Real-time data transparency should be driven throughout the organization, via support personnel, internal leadership, etc., to the clients and the company’s network of providers. By ensuring the all parties have insight into the company’s performance, it’s easier to focus on facts. Making the unknown known changes the way people respond to issues. Hidden agendas fall away and an environment of trust is created. Once everyone has “skin in the game,” they begin to take ownership for service quality.

4. Communicate with clients succinctly and frequently.

Clients want solid, direct communication and sound delivery. This requires a properly aligned communication path, which, in turn, requires informed staff. Your staff should have insight into everything from the company’s strategy down to the tactics that drive customer satisfaction. This will increase their level of commitment and drive other positive behaviors, like clearer communication, increased collaboration, and increased efficiency.

5. Ensure complete alignment between business requirements and technology capabilities.

While communicating with customers is essential, having properly aligned technology is equally important. Aligning technology is not just about matching applications to products; it’s much more complex. Technology alignment entails focusing on people, processes, and power.


Technology organizations must have, at minimum, a three-year forecast to make sure they have the right staff for the right products. It can take many months to develop a staff that can provide value, and it’s an ongoing, transitional process.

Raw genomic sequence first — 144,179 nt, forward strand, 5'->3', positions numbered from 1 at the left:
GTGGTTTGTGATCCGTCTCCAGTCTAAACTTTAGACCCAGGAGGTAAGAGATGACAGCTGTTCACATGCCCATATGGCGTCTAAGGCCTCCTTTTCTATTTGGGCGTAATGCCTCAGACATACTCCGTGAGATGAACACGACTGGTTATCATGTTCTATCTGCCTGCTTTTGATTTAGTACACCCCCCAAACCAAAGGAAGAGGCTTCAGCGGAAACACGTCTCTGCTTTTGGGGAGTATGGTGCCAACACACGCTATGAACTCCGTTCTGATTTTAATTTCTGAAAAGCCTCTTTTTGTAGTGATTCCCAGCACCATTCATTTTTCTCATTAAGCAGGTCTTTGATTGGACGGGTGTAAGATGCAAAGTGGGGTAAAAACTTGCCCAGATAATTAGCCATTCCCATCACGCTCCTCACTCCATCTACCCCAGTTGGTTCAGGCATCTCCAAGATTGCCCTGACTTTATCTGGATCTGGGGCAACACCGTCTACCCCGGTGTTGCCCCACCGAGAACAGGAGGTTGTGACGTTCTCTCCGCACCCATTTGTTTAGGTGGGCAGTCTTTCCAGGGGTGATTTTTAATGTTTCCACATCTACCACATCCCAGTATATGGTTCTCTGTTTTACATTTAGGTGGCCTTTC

There should be a very clearly defined process for how a product moves from concept to production. There are many project and product development lifecycle methodologies that handle this, but the main priorities are organizational alignment and the flow of communications between each group in the organization.

A clear understanding of when and how information flows within the various business and technology processes can mitigate many of the inefficiencies that plague project success. Clarity—of expectations,of communication, of understanding—is one characteristic of a well-aligned CQE.


Applications and machines get faster and cheaper each year. Organizations must strike a balance between costs and functionality. But there’s more to power than just technology. There’s also the power to make decisions and the power of suggestion. Staff members who have the capacity to create efficiencies must be empowered to do so. Bottom-up decision making also drives a more creative work environment. Finally, no question should go unheard. Organizations must continuously reinvent, reeducate, and reevaluate their processes and people to deliver improvement year over year.

6. Put systems and people in place to proactively detect and resolve issues.

Systems and people must be put in place to proactively address issues before they happen. A reactive approach to managing client issues creates an environment of negativity that leads to poor customer satisfaction. All clients know problems occur; their experience is defined by how their problems are handled. The key is finding and communicating (or correcting) the problem before the client does. This creates an environment of trust that increases satisfaction, decreases miscommunication, and reduces “bad press.”